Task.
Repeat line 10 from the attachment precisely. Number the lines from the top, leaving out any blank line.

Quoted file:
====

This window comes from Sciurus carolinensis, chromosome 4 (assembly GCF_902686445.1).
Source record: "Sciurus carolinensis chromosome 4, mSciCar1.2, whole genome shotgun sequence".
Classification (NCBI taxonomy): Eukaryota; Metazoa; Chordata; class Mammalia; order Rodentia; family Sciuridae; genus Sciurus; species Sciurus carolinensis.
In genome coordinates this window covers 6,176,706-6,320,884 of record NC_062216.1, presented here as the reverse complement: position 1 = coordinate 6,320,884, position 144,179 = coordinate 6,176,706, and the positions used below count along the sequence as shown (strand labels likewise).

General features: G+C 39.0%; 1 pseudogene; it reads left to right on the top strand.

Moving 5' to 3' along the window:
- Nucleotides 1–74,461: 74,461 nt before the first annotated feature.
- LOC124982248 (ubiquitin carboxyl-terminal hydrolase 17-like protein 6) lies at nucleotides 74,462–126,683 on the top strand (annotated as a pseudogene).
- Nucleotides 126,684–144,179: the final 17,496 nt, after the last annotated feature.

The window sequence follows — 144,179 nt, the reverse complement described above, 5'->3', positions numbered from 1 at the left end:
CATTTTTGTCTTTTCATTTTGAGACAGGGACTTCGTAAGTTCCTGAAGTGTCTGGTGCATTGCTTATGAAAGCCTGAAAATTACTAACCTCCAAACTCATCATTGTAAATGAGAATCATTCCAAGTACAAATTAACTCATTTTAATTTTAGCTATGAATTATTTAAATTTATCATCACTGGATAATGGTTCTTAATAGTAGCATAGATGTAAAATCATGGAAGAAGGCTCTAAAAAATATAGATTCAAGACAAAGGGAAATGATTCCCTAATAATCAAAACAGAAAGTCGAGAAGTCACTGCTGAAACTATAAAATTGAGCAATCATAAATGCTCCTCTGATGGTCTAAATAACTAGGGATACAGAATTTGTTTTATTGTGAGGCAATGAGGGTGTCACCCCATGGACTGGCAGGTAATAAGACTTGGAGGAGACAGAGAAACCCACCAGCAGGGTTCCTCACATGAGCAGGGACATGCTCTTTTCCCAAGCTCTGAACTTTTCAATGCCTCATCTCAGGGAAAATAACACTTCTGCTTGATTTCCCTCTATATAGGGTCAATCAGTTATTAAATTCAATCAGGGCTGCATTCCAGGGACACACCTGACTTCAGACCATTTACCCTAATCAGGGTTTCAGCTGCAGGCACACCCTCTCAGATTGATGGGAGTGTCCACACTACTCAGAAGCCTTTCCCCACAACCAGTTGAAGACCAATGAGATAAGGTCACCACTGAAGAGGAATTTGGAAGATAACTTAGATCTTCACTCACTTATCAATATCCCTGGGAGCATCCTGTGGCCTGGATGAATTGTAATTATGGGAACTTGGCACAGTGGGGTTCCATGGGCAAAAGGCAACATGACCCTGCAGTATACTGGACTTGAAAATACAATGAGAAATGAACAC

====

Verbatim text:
The window sequence follows — 144,179 nt, the reverse complement described above, 5'->3', positions numbered from 1 at the left end: